The Colliat method for calculating SRD is implemented based upon Colliat et al (1993) and Puech et al (1990). The method was developed primarily for use in hard clays and is implemented in the same way as the stevens_ method with the exception that the skin friction in clays is modified to account for a residual effect.


It should be noted that the Colliat et al (1993) paper published information that superseded Puech et al (1990), although both papers will need to be consulted to understand the application of the method.

For the Colliat method the shaft friction in clays is calculated very similarly to the CLAYAPICOMM_ axial method, however it is then factored by a factor Fp which is defined by:

\[F_p = \lambda \cdot OCR^{0.3}\]



an empirical factor depending on the distance to the pile tip and whether the calculated value is upper or lower bound (see below).


is the overconsolidation ratio (see Stevens_ for the use of OCR/plasticity index).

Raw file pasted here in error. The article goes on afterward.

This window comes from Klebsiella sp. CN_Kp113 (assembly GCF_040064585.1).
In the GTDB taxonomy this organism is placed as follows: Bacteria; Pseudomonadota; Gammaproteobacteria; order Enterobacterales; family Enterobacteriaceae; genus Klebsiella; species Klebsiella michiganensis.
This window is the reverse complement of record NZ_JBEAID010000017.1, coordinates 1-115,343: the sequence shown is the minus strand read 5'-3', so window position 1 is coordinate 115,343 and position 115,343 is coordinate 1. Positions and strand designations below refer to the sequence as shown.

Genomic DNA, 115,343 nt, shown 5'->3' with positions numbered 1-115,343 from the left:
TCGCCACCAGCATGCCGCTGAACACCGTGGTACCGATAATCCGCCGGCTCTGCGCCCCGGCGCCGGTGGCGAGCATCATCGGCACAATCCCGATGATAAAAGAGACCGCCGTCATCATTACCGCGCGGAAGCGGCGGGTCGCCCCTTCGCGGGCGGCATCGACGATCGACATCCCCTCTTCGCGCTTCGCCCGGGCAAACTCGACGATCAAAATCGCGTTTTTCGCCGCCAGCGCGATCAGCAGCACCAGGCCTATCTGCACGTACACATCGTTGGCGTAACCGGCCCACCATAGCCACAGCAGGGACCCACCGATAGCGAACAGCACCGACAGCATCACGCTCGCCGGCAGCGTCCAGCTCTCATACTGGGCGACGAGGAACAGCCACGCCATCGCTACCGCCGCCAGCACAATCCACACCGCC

In addition to those inputs required for the Stevens_ method Colliat requires the following:

  • Upper bound residual lambda: taken as 0.25;

  • Lower bound residual lambda, taken as 0.05;

  • Upper bound lambda maximum, taken as 0.5;

  • Lower bound lambda maximum, taken as 0.2;

  • A non degradation length: i.e. the distance, measured from the pile tip, over which the maximum lambda values are applied.

Colliat et al suggest to use a A non degradation length of 10m and this is also the default value in OPILE. The upper and lower bound lambda values are used for the upper and lower bound SRD predictions, respectively.

If the distance above the pile tip is more than the degradation length then the residual value of lambda is used. If the distance above the pile tip is less than the degradation length then the maximum lambda value is used. The figure below shows how the various lambda values are implemented.